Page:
BENTON — Results from a second round of testing for lead levels in the water at Benton Elementary School have brought good news but still leave plenty of unanswered questions, and the school continues to have bottled water brought into the building.

The Kennebec Water District sampled the school’s water a second time late last week after an initial round of tests showed high levels of lead in water coming out of three faucets in the school.

When the school was notified Oct. 19 about the results of the initial test, officials immediately instructed students to drink water only from water coolers and provided water bottles. The school shut off all water fountains.

“All of the sites are well below the action level and well below what they were before, which has us a little confused, but it’s good news,” Jeff LaCasse, general manager of the water district, said Tuesday of the second round of testing results.

Those results and an investigation of the school’s piping system show that brass pipes may be origin of the lead levels, he said, but it’s still only a working theory.

The water district tested the school Oct. 14 as a “goodwill gesture” in light of increased national concern over high levels of lead in water in schools. It found high levels of lead at all three sites it tested — 57 parts per billion, 78 ppb and 670 ppb. Action must be taken when more than 10 percent of samples show a water supply’s lead level is above 15 ppb for residential areas and 20 ppb for schools, according to the Environmental Protection Agency.

Young children are the most susceptible to lead, which can cause both mental and physical developmental delays.

Despite the good results from the second round of sampling, the school still is providing water bottles and telling students not to drink school water as a precaution.

“That will continue until we have consistent test results and understand the discrepancies of the tests so far,” school Superintendent Dean Baker said.

LaCasse said that if the brass piping is the problem, the school has two options for solutions. It could replace the piping, which is only in part of the school, or it could routinely “flush” the faucets each day.

School employees would have to let the faucets run in the morning before students arrive, which would clear out water that had been sitting in the pipes, potentially being contaminated. After they’re flushed, fixtures should be drawing water closer to the main pipe, owned by the water district and treated for lead.

LaCasse said they even tell homeowners that they shouldn’t drink water “that’s been sitting idly in piping,” and that this is an “easy, safe cure” to the problem.

Principal Brian Wedge said the school currently has no regimen for flushing all of the building’s fixtures.

Baker said the district will do “whatever the water professionals ask us to do” and that if the pipes need to be replaced, they will be.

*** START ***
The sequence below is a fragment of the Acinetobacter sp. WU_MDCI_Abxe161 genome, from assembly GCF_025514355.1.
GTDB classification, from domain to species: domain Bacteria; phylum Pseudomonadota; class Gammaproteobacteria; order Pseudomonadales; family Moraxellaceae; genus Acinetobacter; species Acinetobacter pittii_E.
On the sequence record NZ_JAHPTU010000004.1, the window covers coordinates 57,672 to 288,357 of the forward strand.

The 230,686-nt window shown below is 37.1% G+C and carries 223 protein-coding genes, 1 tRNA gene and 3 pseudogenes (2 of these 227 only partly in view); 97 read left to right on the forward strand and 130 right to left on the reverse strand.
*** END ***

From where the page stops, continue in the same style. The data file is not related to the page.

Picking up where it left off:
The water district took three samples at each of the original three sites it tested. One sample was taken at the first draw, one was taken 15 seconds after turning on the faucet and one was taken one minute after turning on the faucet, which would be water from the district’s main pipe.

At the sink near the cafeteria, which had the highest level, 670 ppb, the first draw showed 2.9 ppb, the second 0.72 ppb and the last 3.0 ppb.

“Typically you’d expect it to go down,” LaCasse said. This sink is the closest to the school’s older piping, which is brass and could contain higher lead levels, but LaCasse said more investigation is needed before they can say why the draw after one minute had a higher lead level.

At the sink in the first-floor classroom, which had 57 ppb in the first testing, the first draw showed 3.9 ppb, the second 0.81 ppb and the last 0.58 ppb.

At the sink in the second-floor classroom, which had 78 ppb in the first testing, the first draw showed 2.2 ppb, and the second and third had less than 0.5 ppb, which is below the detectable level of lead.

The plumbing going into the area where the sites were tested is in the old part of the school building, which was built in 1957. The piping is brass, which tends to have a higher lead content, LaCasse said.

The water district plans to continue sampling water in the school to send out for testing at Maine Health and Environmental Testing Lab, in part because this round of testing showed such different results from the last. LaCasse said the district also is hoping to conclude whether the brass piping is causing the problem.

“That will give us a better idea of how to attack this moving forward,” he said. Right now, there is no clear answer as to why the first results showed such high levels of lead.

Baker said he requested that the laboratory results from the first samples be re-examined.


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